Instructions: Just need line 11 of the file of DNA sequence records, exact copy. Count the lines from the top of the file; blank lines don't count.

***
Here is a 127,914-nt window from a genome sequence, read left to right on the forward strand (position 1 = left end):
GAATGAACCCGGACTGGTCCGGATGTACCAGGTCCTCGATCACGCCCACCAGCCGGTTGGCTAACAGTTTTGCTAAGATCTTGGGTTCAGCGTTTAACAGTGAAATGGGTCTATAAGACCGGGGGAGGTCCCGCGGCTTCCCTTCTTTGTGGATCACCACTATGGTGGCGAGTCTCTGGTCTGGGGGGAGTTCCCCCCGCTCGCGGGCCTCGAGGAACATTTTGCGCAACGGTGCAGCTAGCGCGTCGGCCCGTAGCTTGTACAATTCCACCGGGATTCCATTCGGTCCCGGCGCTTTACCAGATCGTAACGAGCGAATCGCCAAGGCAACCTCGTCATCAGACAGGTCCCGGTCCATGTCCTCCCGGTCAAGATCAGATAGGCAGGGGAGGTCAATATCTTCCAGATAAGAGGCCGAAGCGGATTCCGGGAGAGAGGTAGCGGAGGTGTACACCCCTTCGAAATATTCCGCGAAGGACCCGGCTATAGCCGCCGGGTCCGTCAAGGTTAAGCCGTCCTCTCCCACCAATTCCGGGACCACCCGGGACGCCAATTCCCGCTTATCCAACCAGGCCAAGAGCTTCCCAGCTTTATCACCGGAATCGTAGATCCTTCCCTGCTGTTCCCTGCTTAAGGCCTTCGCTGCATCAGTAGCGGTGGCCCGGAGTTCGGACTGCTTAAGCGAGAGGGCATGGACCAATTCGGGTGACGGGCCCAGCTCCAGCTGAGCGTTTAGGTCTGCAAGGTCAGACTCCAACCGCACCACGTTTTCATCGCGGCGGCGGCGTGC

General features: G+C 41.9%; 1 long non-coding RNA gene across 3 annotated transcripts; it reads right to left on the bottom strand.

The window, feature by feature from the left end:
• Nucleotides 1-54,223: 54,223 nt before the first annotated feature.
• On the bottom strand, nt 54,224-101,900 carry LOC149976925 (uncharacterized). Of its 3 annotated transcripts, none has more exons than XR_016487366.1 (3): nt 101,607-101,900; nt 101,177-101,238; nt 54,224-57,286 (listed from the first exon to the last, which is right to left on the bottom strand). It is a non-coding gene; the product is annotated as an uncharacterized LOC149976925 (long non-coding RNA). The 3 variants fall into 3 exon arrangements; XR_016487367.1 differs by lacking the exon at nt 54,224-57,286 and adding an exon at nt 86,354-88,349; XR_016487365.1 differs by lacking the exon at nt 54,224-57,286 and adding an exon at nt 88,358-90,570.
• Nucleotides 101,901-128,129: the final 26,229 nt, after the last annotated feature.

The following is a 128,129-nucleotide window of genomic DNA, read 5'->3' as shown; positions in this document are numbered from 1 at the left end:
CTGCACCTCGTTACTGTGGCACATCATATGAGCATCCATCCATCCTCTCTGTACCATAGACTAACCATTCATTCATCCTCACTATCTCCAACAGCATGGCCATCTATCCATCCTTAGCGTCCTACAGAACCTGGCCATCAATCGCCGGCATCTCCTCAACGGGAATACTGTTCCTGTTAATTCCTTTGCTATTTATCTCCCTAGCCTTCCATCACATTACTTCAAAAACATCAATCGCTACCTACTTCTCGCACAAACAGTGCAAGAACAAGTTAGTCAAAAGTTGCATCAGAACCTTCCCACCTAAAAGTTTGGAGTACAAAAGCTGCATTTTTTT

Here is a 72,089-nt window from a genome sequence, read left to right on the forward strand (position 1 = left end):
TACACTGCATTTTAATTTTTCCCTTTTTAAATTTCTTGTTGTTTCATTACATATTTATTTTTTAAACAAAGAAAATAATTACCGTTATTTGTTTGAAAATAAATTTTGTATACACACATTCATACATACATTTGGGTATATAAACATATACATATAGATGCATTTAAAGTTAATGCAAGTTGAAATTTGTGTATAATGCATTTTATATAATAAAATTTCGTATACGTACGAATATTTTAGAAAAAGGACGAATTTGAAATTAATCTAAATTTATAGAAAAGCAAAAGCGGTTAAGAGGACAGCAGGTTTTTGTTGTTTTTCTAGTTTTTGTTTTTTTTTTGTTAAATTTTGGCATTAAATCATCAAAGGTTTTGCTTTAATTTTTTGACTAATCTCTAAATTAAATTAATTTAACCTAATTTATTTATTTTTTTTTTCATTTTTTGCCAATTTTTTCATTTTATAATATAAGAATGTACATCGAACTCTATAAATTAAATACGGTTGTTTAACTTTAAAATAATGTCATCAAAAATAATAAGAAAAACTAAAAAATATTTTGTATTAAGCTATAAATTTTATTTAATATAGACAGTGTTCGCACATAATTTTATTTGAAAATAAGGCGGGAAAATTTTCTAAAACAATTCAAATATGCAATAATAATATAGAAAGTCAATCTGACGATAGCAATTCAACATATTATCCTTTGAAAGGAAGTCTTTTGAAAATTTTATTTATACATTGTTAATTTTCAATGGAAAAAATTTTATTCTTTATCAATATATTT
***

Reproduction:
TACACTGCATTTTAATTTTTCCCTTTTTAAATTTCTTGTTGTTTCATTACATATTTATTTTTTAAACAAAGAAAATAATTACCGTTATTTGTTTGAAAATAAATTTTGTATACACACATTCATACATACATTTGGGTATATAAACATATACATATAGATGCATTTAAAGTTAATGCAAGTTGAAATTTGTGTATAATGCATTTTATATAATAAAATTTCGTATACGTACGAATATTTTAGAAAAAGGACGAATTTGAAATTAATCTAAATTTATAGAAAAGCAAAAGCGGTTAAGAGGACAGCAGGTTTTTGTTGTTTTTCTAGTTTTTGTTTTTTTTTTGTTAAATTTTGGCATTAAATCATCAAAGGTTTTGCTTTAATTTTTTGACTAATCTCTAAATTAAATTAATTTAACCTAATTTATTTATTTTTTTTTTCATTTTTTGCCAATTTTTTCATTTTATAATATAAGAATGTACATCGAACTCTATAAATTAAATACGGTTGTTTAACTTTAAAATAATGTCATCAAAAATAATAAGAAAAACTAAAAAATATTTTGTATTAAGCTATAAATTTTATTTAATATAGACAGTGTTCGCACATAATTTTATTTGAAAATAAGGCGGGAAAATTTTCTAAAACAATTCAAATATGCAATAATAATATAGAAAGTCAATCTGACGATAGCAATTCAACATATTATCCTTTGAAAGGAAGTCTTTTGAAAATTTTATTTATACATTGTTAATTTTCAATGGAAAAAATTTTATTCTTTATCAATATATTT